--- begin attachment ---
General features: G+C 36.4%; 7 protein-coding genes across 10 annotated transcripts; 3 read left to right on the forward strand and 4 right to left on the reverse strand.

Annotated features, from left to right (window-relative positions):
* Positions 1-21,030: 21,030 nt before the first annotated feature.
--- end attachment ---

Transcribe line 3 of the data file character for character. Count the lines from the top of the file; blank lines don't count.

* Positions 1-21,030: 21,030 nt before the first annotated feature.